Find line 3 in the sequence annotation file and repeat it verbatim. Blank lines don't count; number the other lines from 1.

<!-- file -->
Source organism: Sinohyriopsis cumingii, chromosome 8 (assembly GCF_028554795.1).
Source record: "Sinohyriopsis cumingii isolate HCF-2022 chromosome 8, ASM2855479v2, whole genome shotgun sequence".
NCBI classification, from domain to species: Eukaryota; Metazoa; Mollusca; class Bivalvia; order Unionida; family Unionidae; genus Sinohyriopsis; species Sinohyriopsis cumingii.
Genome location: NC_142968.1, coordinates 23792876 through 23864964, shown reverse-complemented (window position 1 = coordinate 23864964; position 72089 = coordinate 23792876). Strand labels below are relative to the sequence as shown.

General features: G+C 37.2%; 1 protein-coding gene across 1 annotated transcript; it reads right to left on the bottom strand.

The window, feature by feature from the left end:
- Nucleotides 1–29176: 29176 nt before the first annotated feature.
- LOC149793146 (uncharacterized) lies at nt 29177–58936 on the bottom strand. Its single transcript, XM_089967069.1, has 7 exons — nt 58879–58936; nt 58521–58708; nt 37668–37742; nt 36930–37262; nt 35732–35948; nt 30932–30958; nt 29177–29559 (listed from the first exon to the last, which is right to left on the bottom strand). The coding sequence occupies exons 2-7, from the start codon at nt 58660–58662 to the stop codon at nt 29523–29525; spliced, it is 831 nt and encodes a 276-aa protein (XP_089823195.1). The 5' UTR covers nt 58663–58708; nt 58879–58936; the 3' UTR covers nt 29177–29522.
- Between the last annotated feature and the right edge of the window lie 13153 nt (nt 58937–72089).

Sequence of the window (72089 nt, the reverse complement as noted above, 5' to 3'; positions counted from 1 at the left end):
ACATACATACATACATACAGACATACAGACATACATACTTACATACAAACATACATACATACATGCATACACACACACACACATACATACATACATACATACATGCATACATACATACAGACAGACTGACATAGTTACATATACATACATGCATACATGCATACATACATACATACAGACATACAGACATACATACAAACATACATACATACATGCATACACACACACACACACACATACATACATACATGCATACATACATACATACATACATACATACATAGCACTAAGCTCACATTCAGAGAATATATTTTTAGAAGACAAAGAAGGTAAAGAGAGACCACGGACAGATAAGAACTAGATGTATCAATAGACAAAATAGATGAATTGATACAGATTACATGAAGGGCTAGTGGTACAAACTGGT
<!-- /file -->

NCBI classification, from domain to species: Eukaryota; Metazoa; Mollusca; class Bivalvia; order Unionida; family Unionidae; genus Sinohyriopsis; species Sinohyriopsis cumingii.